Researchers at Cornell University have created a 3D printing system that can physically adjust to software design changes in real time.
Described as an On-the-Fly-Print system, its creators believe it has the potential for rapid prototyping, with designers able to make adjustments to their CAD models as they proceed. During printing, it is possible to pause anywhere in the process to test, measure and, if necessary, make changes that will be added to the physical model still in the printer.
“We are going from human-computer interaction to human-machine interaction,” said Cornell graduate student Huaishu Peng, one of the authors of the research paper, which the team presented at the 2016 ACM Conference for Human Computer Interaction. “We believe that this approach has the potential to improve the overall quality of the design process.”
The system uses a WirePrint technique where a thin stream of quick-hardening plastic is printed to create a frame that represents the surface of the object described in a CAD file. The nozzle can only operate vertically, but the printer’s stage can be rotated whereby any side of the model is facing up. An aircraft fuselage, for example, can be turned on its side to add a wing. The system also includes a cutting tool to remove parts of the model where necessary.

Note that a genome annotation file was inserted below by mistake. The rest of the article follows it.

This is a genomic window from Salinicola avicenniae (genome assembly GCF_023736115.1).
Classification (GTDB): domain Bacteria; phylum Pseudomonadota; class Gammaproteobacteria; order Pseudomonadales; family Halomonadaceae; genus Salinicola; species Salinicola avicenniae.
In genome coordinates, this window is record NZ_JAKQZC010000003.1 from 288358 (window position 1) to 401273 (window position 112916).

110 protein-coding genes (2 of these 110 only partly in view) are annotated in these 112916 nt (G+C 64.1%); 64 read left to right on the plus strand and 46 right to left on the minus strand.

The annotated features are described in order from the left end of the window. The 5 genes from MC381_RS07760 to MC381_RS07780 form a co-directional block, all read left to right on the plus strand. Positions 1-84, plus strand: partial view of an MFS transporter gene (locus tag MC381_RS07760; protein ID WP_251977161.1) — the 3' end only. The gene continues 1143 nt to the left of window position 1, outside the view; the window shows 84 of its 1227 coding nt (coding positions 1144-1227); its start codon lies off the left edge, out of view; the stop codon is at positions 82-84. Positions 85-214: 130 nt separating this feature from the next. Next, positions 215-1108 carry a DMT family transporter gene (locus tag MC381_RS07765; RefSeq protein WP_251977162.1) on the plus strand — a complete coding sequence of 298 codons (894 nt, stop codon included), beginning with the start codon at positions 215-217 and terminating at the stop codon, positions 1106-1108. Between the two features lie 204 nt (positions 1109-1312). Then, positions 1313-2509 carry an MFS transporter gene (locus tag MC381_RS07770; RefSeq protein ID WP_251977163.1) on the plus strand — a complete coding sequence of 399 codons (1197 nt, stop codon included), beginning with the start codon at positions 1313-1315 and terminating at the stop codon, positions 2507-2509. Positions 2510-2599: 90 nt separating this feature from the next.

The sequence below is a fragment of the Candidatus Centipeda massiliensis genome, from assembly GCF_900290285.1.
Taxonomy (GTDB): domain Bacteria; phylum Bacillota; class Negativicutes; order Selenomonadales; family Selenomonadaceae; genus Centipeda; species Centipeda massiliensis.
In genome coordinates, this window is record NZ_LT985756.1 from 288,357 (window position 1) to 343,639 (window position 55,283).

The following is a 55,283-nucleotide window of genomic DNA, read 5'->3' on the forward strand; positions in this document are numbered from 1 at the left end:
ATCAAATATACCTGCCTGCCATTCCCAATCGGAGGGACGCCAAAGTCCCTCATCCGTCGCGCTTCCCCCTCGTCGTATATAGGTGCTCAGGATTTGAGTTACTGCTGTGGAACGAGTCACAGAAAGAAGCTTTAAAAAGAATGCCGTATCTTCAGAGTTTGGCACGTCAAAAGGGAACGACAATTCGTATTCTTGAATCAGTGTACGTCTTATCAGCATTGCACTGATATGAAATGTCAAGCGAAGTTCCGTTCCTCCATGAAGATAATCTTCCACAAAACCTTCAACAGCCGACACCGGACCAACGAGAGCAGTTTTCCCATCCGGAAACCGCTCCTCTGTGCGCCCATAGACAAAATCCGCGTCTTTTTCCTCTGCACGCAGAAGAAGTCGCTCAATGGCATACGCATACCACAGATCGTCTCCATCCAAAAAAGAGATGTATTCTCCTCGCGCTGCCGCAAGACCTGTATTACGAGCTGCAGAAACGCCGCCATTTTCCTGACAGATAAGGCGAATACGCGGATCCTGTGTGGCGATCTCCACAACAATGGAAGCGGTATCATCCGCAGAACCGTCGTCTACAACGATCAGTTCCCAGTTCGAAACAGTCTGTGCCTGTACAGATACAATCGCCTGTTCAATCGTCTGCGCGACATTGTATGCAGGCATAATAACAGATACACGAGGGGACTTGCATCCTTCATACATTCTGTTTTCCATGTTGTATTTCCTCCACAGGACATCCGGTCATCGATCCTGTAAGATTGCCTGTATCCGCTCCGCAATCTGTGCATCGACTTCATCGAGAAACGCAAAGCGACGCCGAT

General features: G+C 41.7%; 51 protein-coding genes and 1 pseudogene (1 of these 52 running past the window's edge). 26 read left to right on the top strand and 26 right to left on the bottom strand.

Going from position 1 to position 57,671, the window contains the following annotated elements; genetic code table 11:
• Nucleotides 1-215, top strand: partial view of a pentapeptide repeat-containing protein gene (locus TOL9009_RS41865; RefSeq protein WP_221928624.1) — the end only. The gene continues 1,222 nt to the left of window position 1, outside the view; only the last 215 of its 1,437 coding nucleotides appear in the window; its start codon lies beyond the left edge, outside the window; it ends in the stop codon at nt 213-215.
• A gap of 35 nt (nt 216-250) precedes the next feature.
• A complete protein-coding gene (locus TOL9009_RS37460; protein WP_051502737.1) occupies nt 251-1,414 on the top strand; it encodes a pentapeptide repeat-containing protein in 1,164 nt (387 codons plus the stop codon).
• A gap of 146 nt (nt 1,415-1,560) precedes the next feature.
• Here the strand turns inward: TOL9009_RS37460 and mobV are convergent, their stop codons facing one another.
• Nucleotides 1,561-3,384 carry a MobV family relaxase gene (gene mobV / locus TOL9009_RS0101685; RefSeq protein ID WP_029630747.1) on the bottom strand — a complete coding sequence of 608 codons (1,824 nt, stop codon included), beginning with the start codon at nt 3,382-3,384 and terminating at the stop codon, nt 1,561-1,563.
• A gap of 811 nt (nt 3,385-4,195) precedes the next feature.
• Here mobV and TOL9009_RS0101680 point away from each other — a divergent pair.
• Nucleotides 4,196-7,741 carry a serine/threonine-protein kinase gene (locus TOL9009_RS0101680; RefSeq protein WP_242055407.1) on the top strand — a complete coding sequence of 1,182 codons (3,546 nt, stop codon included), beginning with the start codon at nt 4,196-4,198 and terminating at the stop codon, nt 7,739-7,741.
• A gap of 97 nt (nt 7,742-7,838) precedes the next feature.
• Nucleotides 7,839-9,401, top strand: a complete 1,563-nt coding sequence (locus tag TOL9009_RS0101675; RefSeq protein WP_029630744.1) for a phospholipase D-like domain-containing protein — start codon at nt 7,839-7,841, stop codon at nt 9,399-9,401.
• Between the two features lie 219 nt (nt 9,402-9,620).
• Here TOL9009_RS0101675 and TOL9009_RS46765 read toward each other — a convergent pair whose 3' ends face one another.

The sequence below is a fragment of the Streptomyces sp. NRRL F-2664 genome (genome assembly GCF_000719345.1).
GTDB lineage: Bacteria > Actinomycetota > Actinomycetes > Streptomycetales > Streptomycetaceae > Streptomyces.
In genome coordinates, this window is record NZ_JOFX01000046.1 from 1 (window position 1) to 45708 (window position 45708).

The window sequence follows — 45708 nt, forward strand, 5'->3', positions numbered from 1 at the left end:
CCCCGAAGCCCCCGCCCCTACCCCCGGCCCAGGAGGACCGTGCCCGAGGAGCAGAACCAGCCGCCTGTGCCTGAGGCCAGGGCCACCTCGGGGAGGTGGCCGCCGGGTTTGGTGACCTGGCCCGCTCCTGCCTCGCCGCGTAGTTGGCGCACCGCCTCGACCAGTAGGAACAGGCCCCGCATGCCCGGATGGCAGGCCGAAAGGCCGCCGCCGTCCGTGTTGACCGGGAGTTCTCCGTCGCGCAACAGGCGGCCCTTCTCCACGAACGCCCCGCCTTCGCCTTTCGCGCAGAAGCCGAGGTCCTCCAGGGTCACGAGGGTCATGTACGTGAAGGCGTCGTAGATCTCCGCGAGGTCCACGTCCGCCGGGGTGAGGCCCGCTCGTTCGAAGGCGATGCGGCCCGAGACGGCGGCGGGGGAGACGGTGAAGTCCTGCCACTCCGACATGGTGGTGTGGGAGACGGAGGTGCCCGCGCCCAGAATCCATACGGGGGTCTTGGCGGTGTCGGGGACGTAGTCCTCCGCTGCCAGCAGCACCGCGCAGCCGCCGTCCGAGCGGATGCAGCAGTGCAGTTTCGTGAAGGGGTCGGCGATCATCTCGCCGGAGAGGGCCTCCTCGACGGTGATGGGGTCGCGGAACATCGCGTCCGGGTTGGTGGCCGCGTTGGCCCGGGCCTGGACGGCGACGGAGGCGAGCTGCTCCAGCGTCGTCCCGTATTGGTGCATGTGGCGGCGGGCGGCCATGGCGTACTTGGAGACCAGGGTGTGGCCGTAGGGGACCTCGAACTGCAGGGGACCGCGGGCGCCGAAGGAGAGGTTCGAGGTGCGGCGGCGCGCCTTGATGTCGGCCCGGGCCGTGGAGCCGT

A removable base aligned by magnets means the user can take the model out of the printer and inspect it, check that the dimensions are correct, then return it precisely to its original position and resume printing.
To demonstrate these capabilities, the team printed a model plane designed to fit the scale of a Lego airport, cutting out a cockpit to accommodate a Lego pilot. According to the researchers, they paused the printing process frequently to check if the wingspan fit the runway, and the entire process was completed in 10 minutes.